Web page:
Rosewood Committee asks BNI to do forensic audit of Ghana CITES Secretariat

Last week Friday, the Committee set up by the Ministry of Lands and Natural Resources to investigate allegations of collusion and corruption by government officials in aiding illegal rosewood cutters and exporters found none of the officials mentioned culpable. However, the Committee is asking the Bureau of National Investigation (BNI) or any other State Intelligence Agencies to conduct a forensic audit at the CITES Secretrariat to establish the veracity of the allegations.

The Committee also asked for similar audit of companies that export rosewood to Vietnam using documentation different from what was issued by the CITES Secretariat.

The action of the Ministry was in response to specific findings made against officials of the Forestry Commission by the Washington-DC based organistation Environmental Investigation Agency (EIA).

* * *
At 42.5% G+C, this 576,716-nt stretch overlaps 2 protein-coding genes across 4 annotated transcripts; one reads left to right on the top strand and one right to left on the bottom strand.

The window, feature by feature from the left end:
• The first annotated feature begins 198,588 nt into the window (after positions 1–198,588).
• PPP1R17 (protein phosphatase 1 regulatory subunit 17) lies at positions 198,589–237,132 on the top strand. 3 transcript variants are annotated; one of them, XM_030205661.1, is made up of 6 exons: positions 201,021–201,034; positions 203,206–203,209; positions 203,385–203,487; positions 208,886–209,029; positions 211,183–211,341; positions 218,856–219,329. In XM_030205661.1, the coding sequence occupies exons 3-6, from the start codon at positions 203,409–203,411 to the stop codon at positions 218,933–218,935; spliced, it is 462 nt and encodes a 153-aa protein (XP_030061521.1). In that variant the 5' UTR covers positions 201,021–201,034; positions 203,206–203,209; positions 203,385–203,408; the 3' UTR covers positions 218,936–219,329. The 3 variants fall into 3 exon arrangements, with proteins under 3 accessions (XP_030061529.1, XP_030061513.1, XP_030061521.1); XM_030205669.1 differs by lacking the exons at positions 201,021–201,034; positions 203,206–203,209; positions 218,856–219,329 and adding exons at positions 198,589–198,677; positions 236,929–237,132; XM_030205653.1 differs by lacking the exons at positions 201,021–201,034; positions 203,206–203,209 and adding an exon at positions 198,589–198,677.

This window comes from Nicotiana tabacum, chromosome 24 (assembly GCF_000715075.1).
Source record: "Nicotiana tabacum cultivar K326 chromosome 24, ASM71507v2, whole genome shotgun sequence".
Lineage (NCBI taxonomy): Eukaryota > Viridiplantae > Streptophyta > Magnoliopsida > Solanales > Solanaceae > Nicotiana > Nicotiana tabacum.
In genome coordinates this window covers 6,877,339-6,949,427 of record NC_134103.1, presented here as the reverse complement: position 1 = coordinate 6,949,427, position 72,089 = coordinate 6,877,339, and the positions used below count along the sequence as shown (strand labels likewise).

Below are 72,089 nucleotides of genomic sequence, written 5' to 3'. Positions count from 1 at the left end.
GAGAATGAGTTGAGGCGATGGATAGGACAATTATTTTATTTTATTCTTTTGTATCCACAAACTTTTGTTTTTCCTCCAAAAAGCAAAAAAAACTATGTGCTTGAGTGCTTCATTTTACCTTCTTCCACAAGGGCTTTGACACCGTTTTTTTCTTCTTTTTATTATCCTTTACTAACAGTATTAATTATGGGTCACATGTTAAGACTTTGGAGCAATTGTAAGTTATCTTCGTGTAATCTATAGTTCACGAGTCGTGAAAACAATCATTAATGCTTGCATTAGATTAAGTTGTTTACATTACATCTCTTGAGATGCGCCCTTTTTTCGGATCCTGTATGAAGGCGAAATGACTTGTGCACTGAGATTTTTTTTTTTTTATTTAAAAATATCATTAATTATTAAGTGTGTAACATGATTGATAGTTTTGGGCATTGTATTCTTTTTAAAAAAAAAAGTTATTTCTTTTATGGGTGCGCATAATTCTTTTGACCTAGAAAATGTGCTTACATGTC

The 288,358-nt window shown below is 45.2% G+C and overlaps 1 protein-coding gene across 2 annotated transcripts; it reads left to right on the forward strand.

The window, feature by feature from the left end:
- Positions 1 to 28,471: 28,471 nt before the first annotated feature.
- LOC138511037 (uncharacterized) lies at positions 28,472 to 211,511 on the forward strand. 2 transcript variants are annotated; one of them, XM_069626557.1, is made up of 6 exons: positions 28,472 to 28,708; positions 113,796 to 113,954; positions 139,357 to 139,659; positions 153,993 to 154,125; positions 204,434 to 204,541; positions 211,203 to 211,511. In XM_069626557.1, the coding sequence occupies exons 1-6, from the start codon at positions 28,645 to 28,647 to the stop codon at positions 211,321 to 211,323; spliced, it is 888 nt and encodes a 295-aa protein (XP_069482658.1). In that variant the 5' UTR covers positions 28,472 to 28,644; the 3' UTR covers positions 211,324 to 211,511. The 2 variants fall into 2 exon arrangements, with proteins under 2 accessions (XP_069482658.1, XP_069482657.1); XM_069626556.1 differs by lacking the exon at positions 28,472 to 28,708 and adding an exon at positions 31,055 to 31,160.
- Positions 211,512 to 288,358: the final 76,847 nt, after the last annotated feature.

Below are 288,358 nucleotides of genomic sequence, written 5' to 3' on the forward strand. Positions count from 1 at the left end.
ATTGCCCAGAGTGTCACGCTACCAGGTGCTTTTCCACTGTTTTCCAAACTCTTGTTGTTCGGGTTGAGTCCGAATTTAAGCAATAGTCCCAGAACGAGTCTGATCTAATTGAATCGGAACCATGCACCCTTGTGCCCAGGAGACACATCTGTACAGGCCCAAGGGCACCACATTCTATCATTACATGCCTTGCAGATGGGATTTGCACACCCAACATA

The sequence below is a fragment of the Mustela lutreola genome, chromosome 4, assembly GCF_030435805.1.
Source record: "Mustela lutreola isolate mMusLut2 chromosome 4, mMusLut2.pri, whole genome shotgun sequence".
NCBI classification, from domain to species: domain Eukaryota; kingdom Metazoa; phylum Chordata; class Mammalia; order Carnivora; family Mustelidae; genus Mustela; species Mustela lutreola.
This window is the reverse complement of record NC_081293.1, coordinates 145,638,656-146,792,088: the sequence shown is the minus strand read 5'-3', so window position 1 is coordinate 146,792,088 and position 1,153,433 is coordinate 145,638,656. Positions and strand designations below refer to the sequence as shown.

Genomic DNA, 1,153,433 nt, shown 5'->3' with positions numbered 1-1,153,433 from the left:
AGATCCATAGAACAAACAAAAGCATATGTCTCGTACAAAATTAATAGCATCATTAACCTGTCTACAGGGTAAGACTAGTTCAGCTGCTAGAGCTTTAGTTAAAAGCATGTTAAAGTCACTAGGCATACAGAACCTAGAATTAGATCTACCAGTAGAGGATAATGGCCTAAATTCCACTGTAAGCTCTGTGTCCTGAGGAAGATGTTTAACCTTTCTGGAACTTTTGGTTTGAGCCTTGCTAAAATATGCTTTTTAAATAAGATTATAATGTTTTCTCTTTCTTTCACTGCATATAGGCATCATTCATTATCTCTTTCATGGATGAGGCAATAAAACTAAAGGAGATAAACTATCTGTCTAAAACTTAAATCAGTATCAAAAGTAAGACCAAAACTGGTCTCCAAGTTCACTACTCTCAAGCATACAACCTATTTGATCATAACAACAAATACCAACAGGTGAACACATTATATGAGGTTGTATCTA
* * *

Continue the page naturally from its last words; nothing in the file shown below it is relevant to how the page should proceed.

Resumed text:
The investigative report by the EIA titled BANBOOZLED: New report exposes institutionalized timber trafficking in Ghana was published July 2019.

The Minister of Lands and Natural Resources, Kweku Asomah Cheremeh in a press briefing last week, shared highlights of the report with journalists in Accra.

The press briefing was coming exactly one-week after a investigative report titled: Ghana and the rosewood curse  which looked at the impact of illegal rosewood logging on the country’s three regions of the north – Northern, Savannah and North East Regions.

The Committee says it doubts estimates of the volume of rosewood harvested from Ghana as published by the EIA. It says it assesses that the actual Rosewood timber harvest for the period 2012 -2019, is 489,766 (Four Hundred and Eighty-Nine thousand, Seven Hundred and Sixty-Six) trees and not Six Million as inaccurately stated by the EIA.

“The EIA methodology used in the calculation of number of trees harvested in Ghana is not based on scientific principles and cannot be accepted. The Committee on the other hand, admits that there are significant differences between the volumes of Rosewood timber imported by China and exported by Ghana, due principally to the deliberate misclassification and misdeclaration by Freight Forwarders, as a result of a lack of institutional capacity in GRA-Customs in relation to timber species identification,” it said., has obtained the report of the Committee.

By Emmanuel K. Dogbevi

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